Vital Signs 2015


Hamilton’s high-school completion and post-secondary education rates are improving, but continue to be below provincial averages. School readiness is slightly below provincial average and standardized test performance varies widely by school. Measures of life-long learning show Hamilton to be better than provincial and national average.

Completed Post-Secondary Education

In 2010, in the Hamilton CMA, 51.1% of people aged 15 or over had completed post-secondary education compared with 52.7% provincially and 51.8% nationally. The percentage is increasing though – in 2000 the percentage was 43.4%.[1] Hamilton is above the Ontario average in the completion of apprenticeship or trades certificates, and Mohawk College is the largest trainer of apprentices in Ontario.[2]

See the Hamilton Spectator’s Code Red report for a map of post-secondary completion by neighbourhood.

High School Non-Completion Rates

In 2010 in the Hamilton CMA, 19.9% of people aged 15+ had not completed high school, slightly above the provincial average of 18.7%. Hamilton’s non-completion rates are showing improvement over time though – in 2000, 27.0% of people did not have a high school diploma.[3] This rate varies widely across the city: as last year’s Vital Signs reported, the proportion of 20-24 year olds who do not have a diploma and are not in school varies from 0% in 23 census tracts to over 65% in four census tracts.[4]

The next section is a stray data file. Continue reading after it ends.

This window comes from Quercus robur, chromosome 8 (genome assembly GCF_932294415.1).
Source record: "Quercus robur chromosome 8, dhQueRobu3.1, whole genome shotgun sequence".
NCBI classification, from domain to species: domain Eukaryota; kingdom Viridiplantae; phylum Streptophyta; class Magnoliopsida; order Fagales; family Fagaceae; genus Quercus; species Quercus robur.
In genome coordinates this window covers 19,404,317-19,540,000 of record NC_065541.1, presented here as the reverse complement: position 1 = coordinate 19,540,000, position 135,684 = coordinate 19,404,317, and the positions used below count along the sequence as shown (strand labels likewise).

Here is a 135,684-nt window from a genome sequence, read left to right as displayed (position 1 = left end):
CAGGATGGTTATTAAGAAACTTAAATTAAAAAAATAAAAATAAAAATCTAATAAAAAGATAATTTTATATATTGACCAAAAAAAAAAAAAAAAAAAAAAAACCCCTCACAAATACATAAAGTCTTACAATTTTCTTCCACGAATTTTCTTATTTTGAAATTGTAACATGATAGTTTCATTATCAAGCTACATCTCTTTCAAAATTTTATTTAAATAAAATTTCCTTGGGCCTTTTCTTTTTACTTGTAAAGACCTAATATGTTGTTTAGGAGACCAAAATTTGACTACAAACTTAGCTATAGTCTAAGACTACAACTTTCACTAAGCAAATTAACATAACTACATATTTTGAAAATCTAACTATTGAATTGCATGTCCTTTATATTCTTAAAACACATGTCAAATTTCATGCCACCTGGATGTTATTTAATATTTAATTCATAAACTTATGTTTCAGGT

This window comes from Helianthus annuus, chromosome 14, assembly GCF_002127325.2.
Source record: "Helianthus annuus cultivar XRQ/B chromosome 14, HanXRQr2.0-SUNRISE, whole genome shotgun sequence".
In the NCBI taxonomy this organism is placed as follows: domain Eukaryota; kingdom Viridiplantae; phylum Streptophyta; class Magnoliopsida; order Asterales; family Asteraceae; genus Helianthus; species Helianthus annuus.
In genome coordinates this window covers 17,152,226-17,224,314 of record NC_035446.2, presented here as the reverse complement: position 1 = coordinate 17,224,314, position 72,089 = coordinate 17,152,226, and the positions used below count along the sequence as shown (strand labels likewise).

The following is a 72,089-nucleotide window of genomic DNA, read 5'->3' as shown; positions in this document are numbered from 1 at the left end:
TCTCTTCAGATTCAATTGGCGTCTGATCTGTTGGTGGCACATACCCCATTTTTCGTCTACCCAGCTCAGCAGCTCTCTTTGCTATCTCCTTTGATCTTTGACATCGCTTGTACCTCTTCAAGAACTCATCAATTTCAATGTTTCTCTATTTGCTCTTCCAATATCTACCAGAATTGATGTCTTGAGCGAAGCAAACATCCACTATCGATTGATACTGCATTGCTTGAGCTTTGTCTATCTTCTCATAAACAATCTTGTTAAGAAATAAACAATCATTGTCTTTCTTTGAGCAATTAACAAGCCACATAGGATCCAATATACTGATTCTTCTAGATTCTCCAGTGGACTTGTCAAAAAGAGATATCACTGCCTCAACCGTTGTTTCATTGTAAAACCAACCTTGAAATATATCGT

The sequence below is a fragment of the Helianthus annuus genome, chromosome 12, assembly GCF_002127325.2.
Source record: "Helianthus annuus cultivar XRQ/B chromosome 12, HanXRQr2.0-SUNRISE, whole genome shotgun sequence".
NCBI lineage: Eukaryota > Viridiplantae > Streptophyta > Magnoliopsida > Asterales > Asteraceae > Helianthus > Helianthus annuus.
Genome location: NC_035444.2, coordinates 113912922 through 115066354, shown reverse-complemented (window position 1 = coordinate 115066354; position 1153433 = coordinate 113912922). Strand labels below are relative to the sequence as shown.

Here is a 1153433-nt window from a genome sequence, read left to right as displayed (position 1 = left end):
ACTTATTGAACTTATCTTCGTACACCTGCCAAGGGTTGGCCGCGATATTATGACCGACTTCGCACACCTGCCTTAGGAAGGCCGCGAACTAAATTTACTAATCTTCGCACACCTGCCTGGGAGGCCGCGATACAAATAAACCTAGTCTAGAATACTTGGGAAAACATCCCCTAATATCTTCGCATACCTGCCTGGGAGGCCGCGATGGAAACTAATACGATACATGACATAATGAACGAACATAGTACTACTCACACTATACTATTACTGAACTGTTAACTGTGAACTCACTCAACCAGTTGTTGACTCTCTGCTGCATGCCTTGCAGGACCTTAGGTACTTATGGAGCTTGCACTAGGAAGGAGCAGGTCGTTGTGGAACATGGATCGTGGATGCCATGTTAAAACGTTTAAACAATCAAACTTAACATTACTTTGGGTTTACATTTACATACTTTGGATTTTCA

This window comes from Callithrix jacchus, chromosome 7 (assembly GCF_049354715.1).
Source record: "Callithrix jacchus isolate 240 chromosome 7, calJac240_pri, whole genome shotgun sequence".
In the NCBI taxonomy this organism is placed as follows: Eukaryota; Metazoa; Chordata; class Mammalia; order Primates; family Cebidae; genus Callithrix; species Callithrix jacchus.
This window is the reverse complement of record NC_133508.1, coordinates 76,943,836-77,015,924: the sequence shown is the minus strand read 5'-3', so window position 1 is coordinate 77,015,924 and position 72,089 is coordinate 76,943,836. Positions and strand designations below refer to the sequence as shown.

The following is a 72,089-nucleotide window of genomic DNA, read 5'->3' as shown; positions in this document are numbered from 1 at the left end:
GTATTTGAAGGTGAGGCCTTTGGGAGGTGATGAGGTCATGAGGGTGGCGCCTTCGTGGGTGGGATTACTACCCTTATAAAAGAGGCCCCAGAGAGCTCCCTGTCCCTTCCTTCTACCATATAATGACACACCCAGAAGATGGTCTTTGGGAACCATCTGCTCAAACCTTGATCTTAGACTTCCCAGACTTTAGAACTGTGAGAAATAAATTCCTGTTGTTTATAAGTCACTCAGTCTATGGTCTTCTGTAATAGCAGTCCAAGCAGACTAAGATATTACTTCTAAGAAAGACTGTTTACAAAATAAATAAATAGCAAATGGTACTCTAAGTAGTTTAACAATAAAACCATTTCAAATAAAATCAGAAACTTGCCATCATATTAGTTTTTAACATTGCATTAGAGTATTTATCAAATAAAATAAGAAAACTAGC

Standardized Student Test Scores

Students in Hamilton are tested in Grade 3, Grade 6, and Grade 9 by the “EQAO” which measures student performance against provincial standards. The HWCDSB consistently achieves higher than provincial averages in reading and writing. Though improving, the HWDSB is usually just under the provincial average. In 2010-11, both school boards came in slightly below the provincial standard in for Grade 3 and 6 math, and Grade 9 applied math.[5] (The HWCDSB exceeded the provincial standard for grade 9 academic math). In most areas measured, girls outperform boys and there is a wide variation by school. In both boards there are schools that exceed the provincial average, and schools that are below. To view results by board or by individual school: visit

Early Development Instrument

The Early Development Instrument (EDI) assesses readiness for school among senior kindergarten students across five areas:

  • Physical health and well-being
  • Social competence
  • Emotional maturity
  • Language and cognitive development
  • Communication skills and general knowledge.

Hamilton results for 2010 showed 26.2% of children vulnerable in at least one of the five areas – similar to the national average but slightly worse than the 25.0% provincial average. These results vary by neighbourhood: in some lower city neighbourhoods, over 50% of children are vulnerable in at least one category. In other neighbourhoods with the lowest rates of vulnerable children, approximately 10% are vulnerable in one or more categories.[6]